Throughout this book an attempt has been made to point out that radiation is of significance to our health. The emphasis, so far, has been placed on detrimental effects, but the positive attributes of radiation and radioactivity have also been discussed. Because of the negative effects, radioactive isotopes have been called poisonous or toxic. The toxicity is related to the types of radiations emitted.
The nuclear power industry is the largest source of radioactive isotopes but plays only a minor role in delivering radiation doses to humans. The medical uses of radiation along with natural background radiation deliver the largest doses.
A number of chemical compounds are dispersed to the environment accidentally or sometimes deliberately. Some of these compounds are very hard to break down. It is, therefore, difficult to rank the toxicity of the different compounds. One of the major problems is the shape of the dose-effect curves at small doses. Environmental problems created by chemical compounds that are not radioactive are often similar to those that are radioactive.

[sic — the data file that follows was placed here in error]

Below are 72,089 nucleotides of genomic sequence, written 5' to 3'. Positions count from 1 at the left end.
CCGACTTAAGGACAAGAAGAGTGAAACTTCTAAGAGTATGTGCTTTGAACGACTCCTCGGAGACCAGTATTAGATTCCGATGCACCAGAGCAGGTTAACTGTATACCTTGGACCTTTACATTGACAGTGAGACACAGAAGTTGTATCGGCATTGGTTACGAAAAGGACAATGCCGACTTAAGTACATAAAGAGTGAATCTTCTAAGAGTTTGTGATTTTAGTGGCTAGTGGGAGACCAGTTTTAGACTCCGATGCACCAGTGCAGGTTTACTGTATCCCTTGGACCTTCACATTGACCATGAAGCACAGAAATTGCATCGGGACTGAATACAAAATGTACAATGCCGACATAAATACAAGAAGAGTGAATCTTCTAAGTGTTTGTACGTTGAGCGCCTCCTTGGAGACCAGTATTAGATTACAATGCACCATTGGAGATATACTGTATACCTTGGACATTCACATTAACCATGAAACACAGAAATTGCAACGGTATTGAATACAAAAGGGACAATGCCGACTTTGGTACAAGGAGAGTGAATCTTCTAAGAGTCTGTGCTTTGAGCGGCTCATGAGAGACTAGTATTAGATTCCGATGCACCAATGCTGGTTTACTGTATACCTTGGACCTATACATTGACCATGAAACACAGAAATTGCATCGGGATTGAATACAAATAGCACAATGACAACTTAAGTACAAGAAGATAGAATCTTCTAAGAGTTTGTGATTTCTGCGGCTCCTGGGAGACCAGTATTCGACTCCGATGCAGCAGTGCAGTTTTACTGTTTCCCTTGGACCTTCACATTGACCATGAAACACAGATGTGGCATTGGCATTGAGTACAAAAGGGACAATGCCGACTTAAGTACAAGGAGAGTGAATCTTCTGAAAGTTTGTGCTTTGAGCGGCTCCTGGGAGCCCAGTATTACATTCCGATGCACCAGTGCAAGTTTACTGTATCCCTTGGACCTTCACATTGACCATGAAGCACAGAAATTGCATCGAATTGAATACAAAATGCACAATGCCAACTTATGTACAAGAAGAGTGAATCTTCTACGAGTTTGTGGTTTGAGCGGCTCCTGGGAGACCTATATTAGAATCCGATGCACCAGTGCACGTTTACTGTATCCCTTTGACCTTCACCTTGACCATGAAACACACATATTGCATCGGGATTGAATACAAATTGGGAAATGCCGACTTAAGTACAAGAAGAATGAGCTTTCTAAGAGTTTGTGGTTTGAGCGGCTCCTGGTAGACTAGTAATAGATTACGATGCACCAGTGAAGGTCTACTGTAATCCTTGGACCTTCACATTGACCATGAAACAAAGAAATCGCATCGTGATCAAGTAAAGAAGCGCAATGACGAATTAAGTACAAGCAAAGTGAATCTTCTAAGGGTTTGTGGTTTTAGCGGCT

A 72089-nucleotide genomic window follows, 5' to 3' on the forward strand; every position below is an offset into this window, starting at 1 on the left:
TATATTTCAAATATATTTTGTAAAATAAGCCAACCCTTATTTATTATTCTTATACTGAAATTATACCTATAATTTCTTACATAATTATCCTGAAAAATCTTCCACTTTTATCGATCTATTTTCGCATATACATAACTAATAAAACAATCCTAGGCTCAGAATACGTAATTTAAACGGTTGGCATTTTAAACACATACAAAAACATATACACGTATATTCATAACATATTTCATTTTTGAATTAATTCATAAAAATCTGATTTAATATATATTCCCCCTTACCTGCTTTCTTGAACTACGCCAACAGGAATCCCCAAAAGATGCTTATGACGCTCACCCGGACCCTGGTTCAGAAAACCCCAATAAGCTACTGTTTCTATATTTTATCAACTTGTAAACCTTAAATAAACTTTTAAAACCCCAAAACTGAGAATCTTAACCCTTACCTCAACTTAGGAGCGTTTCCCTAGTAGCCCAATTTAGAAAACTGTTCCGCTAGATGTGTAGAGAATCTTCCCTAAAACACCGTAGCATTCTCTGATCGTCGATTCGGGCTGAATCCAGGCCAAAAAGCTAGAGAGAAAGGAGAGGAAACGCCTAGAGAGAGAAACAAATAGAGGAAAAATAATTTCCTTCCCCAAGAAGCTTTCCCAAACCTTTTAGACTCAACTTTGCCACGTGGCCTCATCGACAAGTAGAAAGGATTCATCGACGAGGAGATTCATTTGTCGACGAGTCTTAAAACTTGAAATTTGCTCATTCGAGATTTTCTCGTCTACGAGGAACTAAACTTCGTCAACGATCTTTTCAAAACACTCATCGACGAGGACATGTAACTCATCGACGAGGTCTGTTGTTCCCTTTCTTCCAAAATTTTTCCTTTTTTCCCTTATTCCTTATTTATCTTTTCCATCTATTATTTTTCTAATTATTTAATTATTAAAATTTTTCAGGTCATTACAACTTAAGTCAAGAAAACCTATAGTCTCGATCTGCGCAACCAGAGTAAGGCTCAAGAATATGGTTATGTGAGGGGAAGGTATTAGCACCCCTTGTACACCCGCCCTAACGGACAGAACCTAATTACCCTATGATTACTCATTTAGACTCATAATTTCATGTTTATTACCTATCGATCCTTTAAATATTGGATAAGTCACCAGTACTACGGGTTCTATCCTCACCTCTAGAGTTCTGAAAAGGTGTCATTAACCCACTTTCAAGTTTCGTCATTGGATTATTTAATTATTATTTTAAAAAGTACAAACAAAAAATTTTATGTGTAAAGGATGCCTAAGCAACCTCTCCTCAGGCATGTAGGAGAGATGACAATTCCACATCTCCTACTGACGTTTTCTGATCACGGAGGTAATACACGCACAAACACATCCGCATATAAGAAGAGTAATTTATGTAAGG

Plutonium has sometimes been classified as the most dangerous element in the world. If plutonium is concentrated into one lump, large enough to become critical, it represents a serious threat. The fact is that, when plutonium is thinly dispersed around the globe, it is not dangerous.
Pu-239 emits α-particles. This means that plutonium does not represent any radiation problem when it is outside the body. The range of α-particles in air is only a few cm. In tissue the range is only a few cells but the ionization density is high, a characteristic of high-LET radiation. Plutonium can enter the body via two routes: